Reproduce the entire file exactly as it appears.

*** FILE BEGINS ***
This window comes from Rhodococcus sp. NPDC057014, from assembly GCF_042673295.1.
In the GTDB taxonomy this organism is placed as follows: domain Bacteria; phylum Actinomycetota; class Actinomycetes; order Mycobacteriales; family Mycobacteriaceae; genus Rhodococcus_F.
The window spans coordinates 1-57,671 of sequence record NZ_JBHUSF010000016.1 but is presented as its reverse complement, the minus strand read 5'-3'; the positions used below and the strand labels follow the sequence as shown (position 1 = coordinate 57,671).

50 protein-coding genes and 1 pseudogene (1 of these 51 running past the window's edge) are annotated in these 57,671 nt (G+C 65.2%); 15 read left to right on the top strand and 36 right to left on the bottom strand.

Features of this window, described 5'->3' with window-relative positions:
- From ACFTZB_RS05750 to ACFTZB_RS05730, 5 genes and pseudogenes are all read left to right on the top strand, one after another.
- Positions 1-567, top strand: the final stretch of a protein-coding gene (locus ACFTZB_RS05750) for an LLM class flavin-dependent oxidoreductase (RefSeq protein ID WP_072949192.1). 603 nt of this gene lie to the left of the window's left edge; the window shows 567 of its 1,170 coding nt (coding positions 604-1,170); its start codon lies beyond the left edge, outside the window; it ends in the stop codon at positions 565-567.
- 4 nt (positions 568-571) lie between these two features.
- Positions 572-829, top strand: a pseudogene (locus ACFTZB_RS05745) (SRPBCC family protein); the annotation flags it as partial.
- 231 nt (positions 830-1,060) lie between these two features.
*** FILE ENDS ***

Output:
This window comes from Rhodococcus sp. NPDC057014, from assembly GCF_042673295.1.
In the GTDB taxonomy this organism is placed as follows: domain Bacteria; phylum Actinomycetota; class Actinomycetes; order Mycobacteriales; family Mycobacteriaceae; genus Rhodococcus_F.
The window spans coordinates 1-57,671 of sequence record NZ_JBHUSF010000016.1 but is presented as its reverse complement, the minus strand read 5'-3'; the positions used below and the strand labels follow the sequence as shown (position 1 = coordinate 57,671).

50 protein-coding genes and 1 pseudogene (1 of these 51 running past the window's edge) are annotated in these 57,671 nt (G+C 65.2%); 15 read left to right on the top strand and 36 right to left on the bottom strand.

Features of this window, described 5'->3' with window-relative positions:
- From ACFTZB_RS05750 to ACFTZB_RS05730, 5 genes and pseudogenes are all read left to right on the top strand, one after another.
- Positions 1-567, top strand: the final stretch of a protein-coding gene (locus ACFTZB_RS05750) for an LLM class flavin-dependent oxidoreductase (RefSeq protein ID WP_072949192.1). 603 nt of this gene lie to the left of the window's left edge; the window shows 567 of its 1,170 coding nt (coding positions 604-1,170); its start codon lies beyond the left edge, outside the window; it ends in the stop codon at positions 565-567.
- 4 nt (positions 568-571) lie between these two features.
- Positions 572-829, top strand: a pseudogene (locus ACFTZB_RS05745) (SRPBCC family protein); the annotation flags it as partial.
- 231 nt (positions 830-1,060) lie between these two features.